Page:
The Oral History Manual is designed to help anyone interested in doing oral history research to think like an oral historian. Recognizing that oral history is a research methodology, the authors define oral history and then discuss the methodology in the context of the oral history life cycle - the guiding steps that take a practitioner from idea through access/use. They examine how to articulate the purpose of an interview, determine legal and ethical parameters, identify narrators and interviewers, choose equipment, develop budgets and record-keeping systems, prepare for and record interviews, care for interview materials, and use the interview information.
In this third edition, in addition to new information on methodology, memory, technology, and legal options incorporated into each chapter, a completely new chapter provides guidelines on how to analyze interview content for effective use of oral history interview information.
The Oral History Manual provides an updated and expanded road map and a solid introduction to oral history for all oral history practitioners, from students to community and public historians.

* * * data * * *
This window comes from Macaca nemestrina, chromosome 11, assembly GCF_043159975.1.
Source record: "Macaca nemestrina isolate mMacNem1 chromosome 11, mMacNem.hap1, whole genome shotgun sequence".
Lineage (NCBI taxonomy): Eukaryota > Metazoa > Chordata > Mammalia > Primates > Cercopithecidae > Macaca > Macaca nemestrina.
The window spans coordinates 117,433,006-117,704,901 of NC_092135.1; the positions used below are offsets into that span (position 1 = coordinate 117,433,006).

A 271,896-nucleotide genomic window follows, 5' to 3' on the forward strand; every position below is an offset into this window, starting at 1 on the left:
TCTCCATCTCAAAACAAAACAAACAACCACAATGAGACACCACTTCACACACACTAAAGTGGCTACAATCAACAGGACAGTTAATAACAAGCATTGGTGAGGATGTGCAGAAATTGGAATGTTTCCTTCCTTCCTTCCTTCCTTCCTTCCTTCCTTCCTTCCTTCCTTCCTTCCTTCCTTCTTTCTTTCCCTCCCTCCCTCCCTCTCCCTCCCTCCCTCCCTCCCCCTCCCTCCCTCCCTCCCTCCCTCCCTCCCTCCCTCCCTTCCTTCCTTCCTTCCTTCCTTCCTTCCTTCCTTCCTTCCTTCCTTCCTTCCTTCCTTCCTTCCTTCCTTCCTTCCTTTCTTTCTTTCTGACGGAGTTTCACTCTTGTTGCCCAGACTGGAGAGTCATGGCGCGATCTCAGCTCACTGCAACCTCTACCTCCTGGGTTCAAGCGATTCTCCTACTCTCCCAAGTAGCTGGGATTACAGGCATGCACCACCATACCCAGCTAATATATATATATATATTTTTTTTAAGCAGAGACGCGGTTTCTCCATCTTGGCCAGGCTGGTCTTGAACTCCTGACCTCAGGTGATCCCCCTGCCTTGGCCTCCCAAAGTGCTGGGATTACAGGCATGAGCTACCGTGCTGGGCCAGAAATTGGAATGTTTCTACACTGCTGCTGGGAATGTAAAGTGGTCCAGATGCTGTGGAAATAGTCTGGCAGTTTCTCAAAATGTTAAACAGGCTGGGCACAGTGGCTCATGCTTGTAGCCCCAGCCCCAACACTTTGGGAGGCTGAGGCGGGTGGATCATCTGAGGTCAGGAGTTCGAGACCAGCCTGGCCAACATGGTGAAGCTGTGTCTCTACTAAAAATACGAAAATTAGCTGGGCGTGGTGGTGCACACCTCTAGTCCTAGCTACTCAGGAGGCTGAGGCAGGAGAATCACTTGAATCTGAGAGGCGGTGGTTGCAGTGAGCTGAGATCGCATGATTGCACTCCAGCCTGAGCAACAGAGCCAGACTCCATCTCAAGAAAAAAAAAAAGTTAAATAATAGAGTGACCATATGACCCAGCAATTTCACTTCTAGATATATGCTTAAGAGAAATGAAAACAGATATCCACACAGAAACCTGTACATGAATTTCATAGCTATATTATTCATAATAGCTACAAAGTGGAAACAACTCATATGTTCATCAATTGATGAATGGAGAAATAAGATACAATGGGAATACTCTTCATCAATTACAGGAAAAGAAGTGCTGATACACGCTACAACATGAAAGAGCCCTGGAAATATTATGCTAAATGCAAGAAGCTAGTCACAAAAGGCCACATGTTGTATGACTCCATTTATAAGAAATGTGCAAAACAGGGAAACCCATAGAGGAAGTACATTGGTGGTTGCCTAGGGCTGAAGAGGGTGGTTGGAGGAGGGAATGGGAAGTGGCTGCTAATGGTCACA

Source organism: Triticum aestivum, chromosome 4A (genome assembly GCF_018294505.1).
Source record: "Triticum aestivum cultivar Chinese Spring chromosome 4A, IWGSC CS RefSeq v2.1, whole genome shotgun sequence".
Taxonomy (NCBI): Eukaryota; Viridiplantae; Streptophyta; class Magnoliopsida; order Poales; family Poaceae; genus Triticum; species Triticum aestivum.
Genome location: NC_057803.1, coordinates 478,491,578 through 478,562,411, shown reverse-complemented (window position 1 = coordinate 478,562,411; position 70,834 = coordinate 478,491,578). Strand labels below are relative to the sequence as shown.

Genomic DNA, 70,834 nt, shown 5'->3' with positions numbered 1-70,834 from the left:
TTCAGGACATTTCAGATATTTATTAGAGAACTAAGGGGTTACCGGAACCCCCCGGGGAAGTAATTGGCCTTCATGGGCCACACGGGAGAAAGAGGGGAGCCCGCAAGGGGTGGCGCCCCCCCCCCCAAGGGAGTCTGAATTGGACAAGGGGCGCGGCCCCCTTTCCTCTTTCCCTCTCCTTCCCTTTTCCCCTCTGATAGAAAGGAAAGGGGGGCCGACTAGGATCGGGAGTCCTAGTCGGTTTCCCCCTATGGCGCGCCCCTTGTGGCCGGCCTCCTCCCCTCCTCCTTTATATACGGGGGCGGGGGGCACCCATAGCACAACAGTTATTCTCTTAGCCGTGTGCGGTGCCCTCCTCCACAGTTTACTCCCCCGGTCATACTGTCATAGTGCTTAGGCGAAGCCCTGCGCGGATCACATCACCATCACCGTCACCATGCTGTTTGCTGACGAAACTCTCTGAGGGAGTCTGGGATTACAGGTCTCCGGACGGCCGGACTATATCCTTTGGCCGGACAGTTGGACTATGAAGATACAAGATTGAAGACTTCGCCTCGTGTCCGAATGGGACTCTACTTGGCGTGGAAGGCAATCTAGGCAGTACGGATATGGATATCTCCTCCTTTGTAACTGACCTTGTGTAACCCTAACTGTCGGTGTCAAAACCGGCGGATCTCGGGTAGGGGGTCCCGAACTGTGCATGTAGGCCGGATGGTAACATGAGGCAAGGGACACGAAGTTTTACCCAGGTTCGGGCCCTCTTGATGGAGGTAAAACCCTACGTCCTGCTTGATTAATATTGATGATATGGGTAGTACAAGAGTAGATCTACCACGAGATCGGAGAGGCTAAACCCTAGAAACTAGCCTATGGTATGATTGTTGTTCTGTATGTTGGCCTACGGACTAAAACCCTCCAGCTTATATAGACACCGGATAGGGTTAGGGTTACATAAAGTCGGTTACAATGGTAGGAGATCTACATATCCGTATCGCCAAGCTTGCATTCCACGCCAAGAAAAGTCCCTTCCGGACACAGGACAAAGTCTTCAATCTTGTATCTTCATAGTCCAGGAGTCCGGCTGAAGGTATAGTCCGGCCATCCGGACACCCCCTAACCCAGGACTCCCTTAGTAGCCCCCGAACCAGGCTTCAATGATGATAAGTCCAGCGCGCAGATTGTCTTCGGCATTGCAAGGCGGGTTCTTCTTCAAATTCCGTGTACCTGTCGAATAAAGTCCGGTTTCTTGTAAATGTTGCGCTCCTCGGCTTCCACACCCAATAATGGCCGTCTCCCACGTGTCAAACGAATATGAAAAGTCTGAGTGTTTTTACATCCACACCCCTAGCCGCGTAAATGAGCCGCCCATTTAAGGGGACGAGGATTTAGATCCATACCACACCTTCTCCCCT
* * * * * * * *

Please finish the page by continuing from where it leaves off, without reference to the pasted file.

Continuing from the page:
Publisher: Rowman & Littlefield
Number of pages: 160
Weight: 735 g
Dimensions: 294 x 222 x 17 mm
Edition: Third Edition
The 3rd edition of The Oral History Manual retains its concise and logical framework of the core of oral history practice while adding extended context for ethical and legal considerations, updates to technological considerations, and addressing the boundaries of oral history in contrast with story movements in current popular culture. It continues to be a standard in communities and classrooms. -- Sarah Milligan, Head, Oklahoma Oral History Research Program, Hyle Family Endowed Professor, Oklahoma State University Library
For almost a decade, The Oral History Manual has served as the foundation for every oral history workshop I've given at the local, state, and national levels. This new edition will continue to be the foundational text for me, and many others, for the next decade to come. -- Jeff D. Corrigan, Assistant Librarian, California State University Monterey Bay
Oral historians Barbara Sommer and Mary Kay Quinlan have done it again. In less than 300 pages they lay out the roadmap for practicing ethical oral history in the complex 21st century, then explain best practices for each stage along the way. A must for the bookshelves of libraries, oral history programs, and practitioners at all levels. -- Nancy MacKay, Oral historian, Editor of Practicing Oral History series